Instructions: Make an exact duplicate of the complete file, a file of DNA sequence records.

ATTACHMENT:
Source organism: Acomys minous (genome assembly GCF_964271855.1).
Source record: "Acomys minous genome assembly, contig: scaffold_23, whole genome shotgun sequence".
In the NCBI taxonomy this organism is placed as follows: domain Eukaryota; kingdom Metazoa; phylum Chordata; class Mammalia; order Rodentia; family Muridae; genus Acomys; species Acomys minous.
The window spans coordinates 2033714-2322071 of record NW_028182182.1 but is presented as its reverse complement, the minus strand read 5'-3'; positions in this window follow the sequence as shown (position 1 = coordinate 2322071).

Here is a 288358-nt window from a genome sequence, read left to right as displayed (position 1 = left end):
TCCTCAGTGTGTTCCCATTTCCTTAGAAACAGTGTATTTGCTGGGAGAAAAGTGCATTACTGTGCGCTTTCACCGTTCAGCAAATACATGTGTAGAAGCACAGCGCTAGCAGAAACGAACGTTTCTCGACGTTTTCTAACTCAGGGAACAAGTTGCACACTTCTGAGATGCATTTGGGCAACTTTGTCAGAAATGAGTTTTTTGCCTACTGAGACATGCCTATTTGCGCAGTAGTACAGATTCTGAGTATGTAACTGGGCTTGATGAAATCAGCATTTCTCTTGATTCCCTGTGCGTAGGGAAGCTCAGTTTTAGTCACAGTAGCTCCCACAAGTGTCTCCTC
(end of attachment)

Source organism: Acomys minous (genome assembly GCF_964271855.1).
Source record: "Acomys minous genome assembly, contig: scaffold_23, whole genome shotgun sequence".
In the NCBI taxonomy this organism is placed as follows: domain Eukaryota; kingdom Metazoa; phylum Chordata; class Mammalia; order Rodentia; family Muridae; genus Acomys; species Acomys minous.
The window spans coordinates 2033714-2322071 of record NW_028182182.1 but is presented as its reverse complement, the minus strand read 5'-3'; positions in this window follow the sequence as shown (position 1 = coordinate 2322071).

Here is a 288358-nt window from a genome sequence, read left to right as displayed (position 1 = left end):
TCCTCAGTGTGTTCCCATTTCCTTAGAAACAGTGTATTTGCTGGGAGAAAAGTGCATTACTGTGCGCTTTCACCGTTCAGCAAATACATGTGTAGAAGCACAGCGCTAGCAGAAACGAACGTTTCTCGACGTTTTCTAACTCAGGGAACAAGTTGCACACTTCTGAGATGCATTTGGGCAACTTTGTCAGAAATGAGTTTTTTGCCTACTGAGACATGCCTATTTGCGCAGTAGTACAGATTCTGAGTATGTAACTGGGCTTGATGAAATCAGCATTTCTCTTGATTCCCTGTGCGTAGGGAAGCTCAGTTTTAGTCACAGTAGCTCCCACAAGTGTCTCCTC